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We Tried Cryotherapy And Froze Our Titties Off To See If It Was Worth It

What's cooler than being cool? Standing in a tank in your knickers because it'll boost your metabolism.

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Hi there! We're Jemima and Tahlia, and honestly all we want in life is to be Real Housewives.

Instagram: @jemimaskelley

Usually that just involves drinking wine and complaining about things. And that wine is often $5 swill, so honestly our bar is set pretty low.

But occasionally, we do enjoy some of the ~finer~ things in life. When we had the chance to try out cryotherapy, you best believe we took it.

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Basically, cryotherapy uses extremely cold temperatures to help muscle recovery, boost metabolism, increase endorphins, and flush toxins out of the skin and muscles. It's generally used by athletes to treat and prevent injuries, though recently it's become popular in mainstream circles for weight loss and anti-ageing skin treatment. Also it's apparently a miracle-cure for jet lag and hangovers. That's probably what piqued our interest, tbh.

You step inside a tank-type thing, and are exposed to air that is about -150ºC for two to three minutes. This causes your body to increase blood flow to your organs, and flushes your red blood cells with oxygen, nutrients, and enzymes. Once your body warms up after the session, the enriched blood goes back to the muscles and skin, and basically cures you of everything.

Honestly, it all sounded a bit far-fetched, but we'd seen a lot of praise for cryotherapy online so surely it's got to be good?

We visited Cryo, in Edgecliff, who suggested that we should do three sessions over about a week to feel ~maximum impact~. They have some clients who come in every single week, mainly to reap the energy-boosting benefits of the treatment.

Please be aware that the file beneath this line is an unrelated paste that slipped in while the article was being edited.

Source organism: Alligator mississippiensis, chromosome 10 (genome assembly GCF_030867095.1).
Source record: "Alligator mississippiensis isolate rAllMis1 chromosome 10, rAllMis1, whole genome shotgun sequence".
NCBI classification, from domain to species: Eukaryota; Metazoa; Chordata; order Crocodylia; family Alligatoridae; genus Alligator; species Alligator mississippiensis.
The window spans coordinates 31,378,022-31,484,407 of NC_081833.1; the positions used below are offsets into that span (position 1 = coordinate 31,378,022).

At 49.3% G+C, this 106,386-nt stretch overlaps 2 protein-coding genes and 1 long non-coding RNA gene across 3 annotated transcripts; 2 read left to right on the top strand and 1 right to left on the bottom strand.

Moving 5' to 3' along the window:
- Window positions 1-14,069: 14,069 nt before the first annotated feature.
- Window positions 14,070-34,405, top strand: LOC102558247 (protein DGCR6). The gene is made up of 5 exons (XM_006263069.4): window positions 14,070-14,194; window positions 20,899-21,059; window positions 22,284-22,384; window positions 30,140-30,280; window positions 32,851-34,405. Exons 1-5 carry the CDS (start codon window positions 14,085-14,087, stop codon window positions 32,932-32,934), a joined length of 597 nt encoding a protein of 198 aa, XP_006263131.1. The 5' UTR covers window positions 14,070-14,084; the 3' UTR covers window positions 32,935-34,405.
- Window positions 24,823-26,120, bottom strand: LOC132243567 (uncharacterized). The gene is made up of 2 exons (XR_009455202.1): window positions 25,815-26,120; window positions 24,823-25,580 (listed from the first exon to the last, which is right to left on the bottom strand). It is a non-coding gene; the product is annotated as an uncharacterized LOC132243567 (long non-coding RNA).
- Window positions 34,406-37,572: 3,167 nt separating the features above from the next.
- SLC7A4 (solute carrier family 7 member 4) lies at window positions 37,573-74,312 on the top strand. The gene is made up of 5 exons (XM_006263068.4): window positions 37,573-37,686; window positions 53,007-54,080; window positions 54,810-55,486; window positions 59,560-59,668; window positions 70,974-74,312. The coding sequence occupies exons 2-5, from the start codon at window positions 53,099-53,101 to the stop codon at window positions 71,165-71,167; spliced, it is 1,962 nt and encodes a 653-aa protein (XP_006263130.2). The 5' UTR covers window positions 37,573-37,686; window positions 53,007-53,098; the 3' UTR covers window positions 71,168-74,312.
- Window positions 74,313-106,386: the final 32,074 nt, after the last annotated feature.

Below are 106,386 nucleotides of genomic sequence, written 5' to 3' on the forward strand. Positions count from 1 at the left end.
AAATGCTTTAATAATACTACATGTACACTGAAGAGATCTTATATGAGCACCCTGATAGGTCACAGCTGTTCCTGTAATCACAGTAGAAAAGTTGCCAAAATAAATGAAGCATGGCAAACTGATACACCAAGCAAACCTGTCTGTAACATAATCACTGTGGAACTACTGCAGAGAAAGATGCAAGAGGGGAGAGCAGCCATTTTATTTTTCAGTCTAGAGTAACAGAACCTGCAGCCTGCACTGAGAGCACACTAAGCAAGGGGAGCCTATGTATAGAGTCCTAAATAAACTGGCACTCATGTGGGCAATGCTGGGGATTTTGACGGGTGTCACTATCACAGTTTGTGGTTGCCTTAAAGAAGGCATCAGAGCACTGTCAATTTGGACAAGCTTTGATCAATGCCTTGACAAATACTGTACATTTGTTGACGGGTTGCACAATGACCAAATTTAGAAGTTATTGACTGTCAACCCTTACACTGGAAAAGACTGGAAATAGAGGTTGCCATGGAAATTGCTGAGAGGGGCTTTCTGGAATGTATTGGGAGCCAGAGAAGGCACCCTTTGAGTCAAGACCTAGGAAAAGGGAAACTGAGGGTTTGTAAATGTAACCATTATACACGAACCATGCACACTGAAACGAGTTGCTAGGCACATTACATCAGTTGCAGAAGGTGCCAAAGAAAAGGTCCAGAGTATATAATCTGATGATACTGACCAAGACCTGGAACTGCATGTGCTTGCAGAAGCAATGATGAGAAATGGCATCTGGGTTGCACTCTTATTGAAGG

Going into it, we were pretty nervous. Minus 150 degrees is pretty fucking cold. Considering we live in Sydney, we complain whenever the temperature dips below 15ºC. We were also skeptical as hell, but ready to get our housewife on and be convinced.

And it is COLD, guys. (Obviously.)

Though it's not as cold as we expected it to be. Because it's a dry cold, it doesn't quite seep into your skin and lungs the way it does on a cold day in the snow. It's not even as cold as going swimming at the beach in winter.

It's almost kinda nice, in a "this is refreshing as hell but at least it will be over in two minutes"-type cold.

But did it work?

WELL. We both definitely felt an energy boost directly after the sessions, though that may have just been the cold shock waking us up.

Before one of the sessions, Jemima had really sore feet from wearing heels to a wedding over the weekend. Within a couple hours of cryotherapy though, the pain had totally gone which was impressive. The same thing happened for Tahlia the next time we went.

Also Jemima had really sore leg muscles after a hike and really hoped that Cryo would cure her so she didn't have to hobble around all day. Unfortunately, it didn't act as a miracle cure, though that might be something that needed a couple sessions to really target.

Would we recommend it? Well, it sure was fun. And it certainly did boost our energy and help with minor joint and muscle pain. It is a pretty pricey activity though (three sessions is $225), so we won't be going back weekly.

But, how sound is the science behind it?

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Physiotherapist and Allied Health Coordinator at East Sydney Hospital, Tayla Dumbrell, says that cryotherapy can work for muscle pain in small, targeted doses. Usually though, this only works when administered by a health professional, and is followed up with other treatment plans. In hospitals, it's delivered via a small "ice pack"-type thing filled with cooling chemicals.

Exercise physiologist Drew Harrisberg says cryotherapy can be compared to cold water therapy, which has been proven to increase immune function and blood flow, while decreasing pain and inflammation. Drew told BuzzFeed: "Adaptations take time. Unless you do it regularly, you’re simply not providing the body with enough of a stimulus to make the physiological and metabolic adaptations required to see improvements to your overall health and well-being."

So basically, going for a cold ocean swim in the mornings a couple times a week will have more of an effect than going to cryotherapy every now and then. Though it doesn't sound nearly as fun.

BuzzFeed received cryotherapy sessions free of charge, but with no obligation to provide a positive review.

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